The boom in population in the sub-Sarahan country about the size of Arizona and New Mexico combined, could put further stresses on Nigeria's economy, healthcare system and educational and employment opportunities, The New York Times reported Sunday. Already the country's unemployment rate is nearly 50 percent and many families squeeze into 7- by 11-foot rooms.
Most of the rapid increase in population in the world is taking place in sub-Saharan Africa -- of the roughly 20 countries where women average more than five children, most are in the region, the newspaper said.
"The pace of growth in Africa is unlike anything else ever in history and a critical problem," said Joel E. Cohen, a professor of population at Rockefeller University in New York City.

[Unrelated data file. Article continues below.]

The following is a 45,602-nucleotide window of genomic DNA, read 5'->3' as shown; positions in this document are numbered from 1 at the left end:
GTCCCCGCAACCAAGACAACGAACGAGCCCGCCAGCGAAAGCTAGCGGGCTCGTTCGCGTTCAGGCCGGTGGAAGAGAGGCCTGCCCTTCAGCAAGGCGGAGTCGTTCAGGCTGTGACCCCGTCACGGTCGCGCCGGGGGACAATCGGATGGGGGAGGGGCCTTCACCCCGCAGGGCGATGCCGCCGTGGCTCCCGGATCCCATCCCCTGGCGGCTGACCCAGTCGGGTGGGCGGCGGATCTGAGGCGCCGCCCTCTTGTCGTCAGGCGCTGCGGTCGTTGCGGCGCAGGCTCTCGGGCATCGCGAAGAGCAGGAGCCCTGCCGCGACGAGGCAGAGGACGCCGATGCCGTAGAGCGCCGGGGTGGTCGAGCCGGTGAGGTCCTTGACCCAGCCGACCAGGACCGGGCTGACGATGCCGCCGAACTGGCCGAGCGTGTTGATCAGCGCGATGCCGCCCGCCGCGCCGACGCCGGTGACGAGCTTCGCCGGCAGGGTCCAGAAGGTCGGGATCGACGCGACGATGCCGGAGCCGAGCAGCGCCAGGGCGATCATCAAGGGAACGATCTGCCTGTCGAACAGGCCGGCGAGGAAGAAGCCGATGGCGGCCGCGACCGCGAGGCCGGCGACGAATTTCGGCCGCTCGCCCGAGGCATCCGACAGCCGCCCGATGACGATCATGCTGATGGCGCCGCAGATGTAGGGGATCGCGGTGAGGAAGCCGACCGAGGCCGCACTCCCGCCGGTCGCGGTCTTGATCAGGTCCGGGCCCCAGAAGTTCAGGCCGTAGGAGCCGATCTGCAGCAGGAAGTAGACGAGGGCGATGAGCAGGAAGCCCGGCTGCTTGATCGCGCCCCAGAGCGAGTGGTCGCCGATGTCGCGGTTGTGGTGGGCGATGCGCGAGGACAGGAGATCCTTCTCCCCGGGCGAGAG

"What is effective in the context of these countries may not be what worked in Latin America or Kerala or Bangladesh," he added, concerning population control methods.
The value of having a large family in Nigeria stems from a cultural pressure to show strength and importance, but also out of concern of a high infant mortality rate that has recently been curbed by vaccinations, the Times said.
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